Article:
Now to turn our attention to Wales. The third volume of the Cambrian Register records a legend about Saint Tydecho and Maelgwn. (5) In it we find Prince Maelgwn taking revenge against the Saint for turning his white horses a golden hue by driving off the oxen of Tydecho’s monastic settlement. Some time later Maelgwn returns to the vicinity with his pack of white hounds on a hunting trip. He sits down on a peculiar blue stone, and to his dismay he finds it impossible to rise. Saint Tydecho arrives and scolds him. Maelgwn begs forgiveness and promises to return the rustled cattle, whereupon Tydecho releases him.
The Cambrian Register refers to the source of this tale as “ancient MSS” but this statement is not elaborated on. One may guess it refers to poet Dafydd Llwyd ap Llywelyn ap Gruffudd (f. 15th c.) who wrote tales about Tydecho, but that’s hardly clear.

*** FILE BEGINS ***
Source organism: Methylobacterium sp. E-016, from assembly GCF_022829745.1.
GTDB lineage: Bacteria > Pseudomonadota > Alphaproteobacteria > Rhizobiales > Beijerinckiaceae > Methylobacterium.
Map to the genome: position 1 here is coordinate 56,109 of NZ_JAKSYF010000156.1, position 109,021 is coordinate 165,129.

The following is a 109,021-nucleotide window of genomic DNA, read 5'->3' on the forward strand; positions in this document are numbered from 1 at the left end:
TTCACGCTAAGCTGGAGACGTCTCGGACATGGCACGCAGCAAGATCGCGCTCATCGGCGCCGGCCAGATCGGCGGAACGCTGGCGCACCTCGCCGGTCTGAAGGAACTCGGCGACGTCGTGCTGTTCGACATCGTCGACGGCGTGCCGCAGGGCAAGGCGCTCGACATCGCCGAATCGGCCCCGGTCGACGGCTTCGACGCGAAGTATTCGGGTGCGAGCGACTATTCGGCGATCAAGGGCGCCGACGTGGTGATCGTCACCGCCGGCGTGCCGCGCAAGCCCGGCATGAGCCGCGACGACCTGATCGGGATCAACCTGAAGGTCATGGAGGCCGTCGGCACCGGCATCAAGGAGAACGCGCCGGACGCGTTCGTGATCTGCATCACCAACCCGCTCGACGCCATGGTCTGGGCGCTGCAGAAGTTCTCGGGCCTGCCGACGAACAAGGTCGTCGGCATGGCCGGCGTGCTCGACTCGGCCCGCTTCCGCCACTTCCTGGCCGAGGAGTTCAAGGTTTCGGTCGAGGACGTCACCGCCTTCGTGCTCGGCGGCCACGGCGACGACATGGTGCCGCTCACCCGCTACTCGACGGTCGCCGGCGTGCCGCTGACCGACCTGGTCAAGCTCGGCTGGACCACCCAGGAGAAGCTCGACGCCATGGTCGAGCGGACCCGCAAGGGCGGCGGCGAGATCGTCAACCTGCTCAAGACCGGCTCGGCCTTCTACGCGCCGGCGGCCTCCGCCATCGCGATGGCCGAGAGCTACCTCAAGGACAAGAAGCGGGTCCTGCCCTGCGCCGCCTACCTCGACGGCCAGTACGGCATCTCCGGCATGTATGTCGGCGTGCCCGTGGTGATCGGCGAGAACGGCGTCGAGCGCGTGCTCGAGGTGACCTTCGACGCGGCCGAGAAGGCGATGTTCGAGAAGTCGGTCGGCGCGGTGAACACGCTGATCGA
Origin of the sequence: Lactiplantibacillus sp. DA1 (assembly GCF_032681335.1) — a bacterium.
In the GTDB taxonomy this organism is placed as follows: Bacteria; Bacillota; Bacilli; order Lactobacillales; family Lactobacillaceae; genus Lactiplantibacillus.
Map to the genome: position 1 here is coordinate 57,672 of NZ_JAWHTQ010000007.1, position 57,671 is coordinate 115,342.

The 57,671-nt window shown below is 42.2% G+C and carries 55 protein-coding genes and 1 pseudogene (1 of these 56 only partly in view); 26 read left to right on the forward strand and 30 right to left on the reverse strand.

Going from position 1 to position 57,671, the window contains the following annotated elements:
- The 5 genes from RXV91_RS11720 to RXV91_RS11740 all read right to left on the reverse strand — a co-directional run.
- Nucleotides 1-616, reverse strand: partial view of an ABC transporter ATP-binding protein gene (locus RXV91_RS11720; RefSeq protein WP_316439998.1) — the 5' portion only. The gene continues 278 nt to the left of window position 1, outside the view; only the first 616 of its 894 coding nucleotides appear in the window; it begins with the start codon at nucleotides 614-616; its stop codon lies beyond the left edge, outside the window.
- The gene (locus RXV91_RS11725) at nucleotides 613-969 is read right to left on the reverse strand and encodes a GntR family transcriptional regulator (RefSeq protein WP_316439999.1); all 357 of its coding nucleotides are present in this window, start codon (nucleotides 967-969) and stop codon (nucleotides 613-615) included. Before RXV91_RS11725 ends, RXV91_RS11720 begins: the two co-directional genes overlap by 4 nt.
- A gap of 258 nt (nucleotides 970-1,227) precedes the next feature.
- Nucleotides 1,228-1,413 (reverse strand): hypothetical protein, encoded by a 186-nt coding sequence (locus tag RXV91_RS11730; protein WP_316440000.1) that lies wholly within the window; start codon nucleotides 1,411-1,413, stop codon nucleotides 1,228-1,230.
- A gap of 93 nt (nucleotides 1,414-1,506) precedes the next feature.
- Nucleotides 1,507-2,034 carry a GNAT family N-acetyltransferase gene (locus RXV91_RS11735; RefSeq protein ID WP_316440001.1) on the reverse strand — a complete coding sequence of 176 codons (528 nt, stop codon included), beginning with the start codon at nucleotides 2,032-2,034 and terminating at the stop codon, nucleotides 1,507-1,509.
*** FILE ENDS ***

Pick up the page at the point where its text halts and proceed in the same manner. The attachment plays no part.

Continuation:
An even earlier mention of a stone of entrapment comes from the Welsh Triads. In Bromwich’s Triad 52, The Three Exalted Prisoners of the Island of Britain, we find prose addition to the triadic tract:
And one, who was more exalted than the three of them, was three nights in prison in Caer Oeth and Anoeth, and three nights imprisoned by Gwen Pendragon, and three nights in an enchanted prison under the Stone of Eichymeint. This Exalted Prisoner was Arthur. And it was the same one who released him from each of these three prisons – Goreu, son of Custennin, his cousin. (7)
Unfortunately, I’ve been unable to find more information on the Stone of Eichymeint.
Outside of Ireland and Britain there is a mention in Jacob Grimm’s Teutonic Mythology about the sorceress Jetta, who enchanted a stone in the forest of the Heidelberg area of Germany called Heidenloch (Heathen’s Well). Anyone who touches the stone is said to stick fast. Regrettably I have been unable to uncover any additional information, so it remains a tantalizing mystery.
The Ensorcelling Stone as Myth
In Duanaire Finn volume 3, Gerard Murphy’s groundbreaking analysis of the Finn Cycle, he compares the various literary and folk versions of the ‘ensorcelling stone’ type tale with an obscure myth concerning Theseus. (6) Murphy reports an anecdote drawn from Pseudo-Apollodorus’ Bibliotheca: